Nelson-based Nimbus Software is one of the survivors in the local IT industry, celebrating 25 years in business this year — and opening an Auckland office in the process.
Nimbus emerged from Microcomputer Systems as a separate accounting software business in 1983. Two of the original shareholders are still involved in the business — CTO Brian Pollock and Bill Irwin, who is now retired, says managing director Ken Connoley.
The company has evolved from being an accounting software provider to become a developer and provider of business solutions, but the target market remains the same — primarily the contracting and service sector, he says.
Connoley, originally from Australia, has been with Nimbus for six years. He thinks the company has been able to pull through the tough times thanks to loyal staff and clients, as well as a major investment in research and development.
The company realised that it had to reinvent its DOS (Disk Operating System) product to be able to survive, although around 100 of Nimbus’ clients still use the DOS-based system, says Connoley.
“The reality is — it works,” he says.
Nimbus developed its latest, browser-driven product using .Net, and using Microsoft’s SQL Server as its database engine, he says. The software aims to improve productivity through the identification and implementation of best business practice. Nimbus has just released a mobile module, allowing clients to access the system from the field, he says.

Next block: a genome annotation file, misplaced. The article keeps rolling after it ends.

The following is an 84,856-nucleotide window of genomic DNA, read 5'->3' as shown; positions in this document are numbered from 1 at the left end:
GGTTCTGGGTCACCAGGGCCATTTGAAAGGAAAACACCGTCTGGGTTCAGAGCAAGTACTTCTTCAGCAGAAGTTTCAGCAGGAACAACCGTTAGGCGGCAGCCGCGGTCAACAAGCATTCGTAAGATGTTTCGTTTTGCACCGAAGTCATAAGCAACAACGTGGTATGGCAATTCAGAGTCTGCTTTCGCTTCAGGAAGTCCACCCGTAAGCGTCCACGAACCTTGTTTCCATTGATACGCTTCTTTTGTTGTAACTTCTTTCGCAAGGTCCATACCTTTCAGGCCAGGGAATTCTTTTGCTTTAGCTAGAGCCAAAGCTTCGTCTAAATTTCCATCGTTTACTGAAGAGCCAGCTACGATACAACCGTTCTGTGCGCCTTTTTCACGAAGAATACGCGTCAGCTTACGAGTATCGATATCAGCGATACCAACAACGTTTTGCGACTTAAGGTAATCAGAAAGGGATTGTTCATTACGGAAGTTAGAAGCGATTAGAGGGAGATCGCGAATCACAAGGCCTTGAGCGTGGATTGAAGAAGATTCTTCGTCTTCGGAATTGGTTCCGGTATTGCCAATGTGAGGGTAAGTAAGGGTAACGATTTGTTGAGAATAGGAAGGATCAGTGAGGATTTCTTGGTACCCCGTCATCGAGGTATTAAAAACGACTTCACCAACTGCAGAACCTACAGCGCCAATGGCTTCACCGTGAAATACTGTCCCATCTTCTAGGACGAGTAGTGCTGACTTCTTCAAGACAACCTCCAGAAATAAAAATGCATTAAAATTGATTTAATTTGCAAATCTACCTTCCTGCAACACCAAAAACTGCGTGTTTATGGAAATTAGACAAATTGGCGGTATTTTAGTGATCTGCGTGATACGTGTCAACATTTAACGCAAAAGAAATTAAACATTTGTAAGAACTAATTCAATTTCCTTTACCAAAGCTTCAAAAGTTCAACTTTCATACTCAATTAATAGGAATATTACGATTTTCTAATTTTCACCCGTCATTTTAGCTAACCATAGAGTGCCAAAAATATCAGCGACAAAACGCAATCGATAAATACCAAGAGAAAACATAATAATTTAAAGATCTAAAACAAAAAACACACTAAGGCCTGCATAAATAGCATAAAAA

“Our first systems were installed on IBM XT 8086 processor computers with 640KB RAM and 20MB hard disk. [The software] is now installed on multiprocessor servers with unheard of processing power... Quite a journey over 25 years,” he says.
Today, the company has over 300 clients and is growing by around 15 new clients a year, he says.
The company has not had problems finding developers and business consultants in Nelson, Connoley says.
Many skilled workers choose to move there for the lifestyle. People from all over the world come to Nelson looking for work, and the company currently employs Australians, Americans and South Africans in addition to Kiwis, he says.
Most staff has been with the company for at least the last seven years, he says. Of the 20 employees, five are developers and eight are business consultants.
Nimbus is opening an Auckland office in October, and has appointed additional staff to provide new business development and customer support for the upper North Island, he says.
In the next 12 months, Nimbus is planning to offer its products off-shore, but whatever happens, R&D will remain in Nelson, says Connoley.
John Skeates, the former CEO of Mail Marshall, has recently joined Nimbus’ board to assist with its ambitions to take on the export market.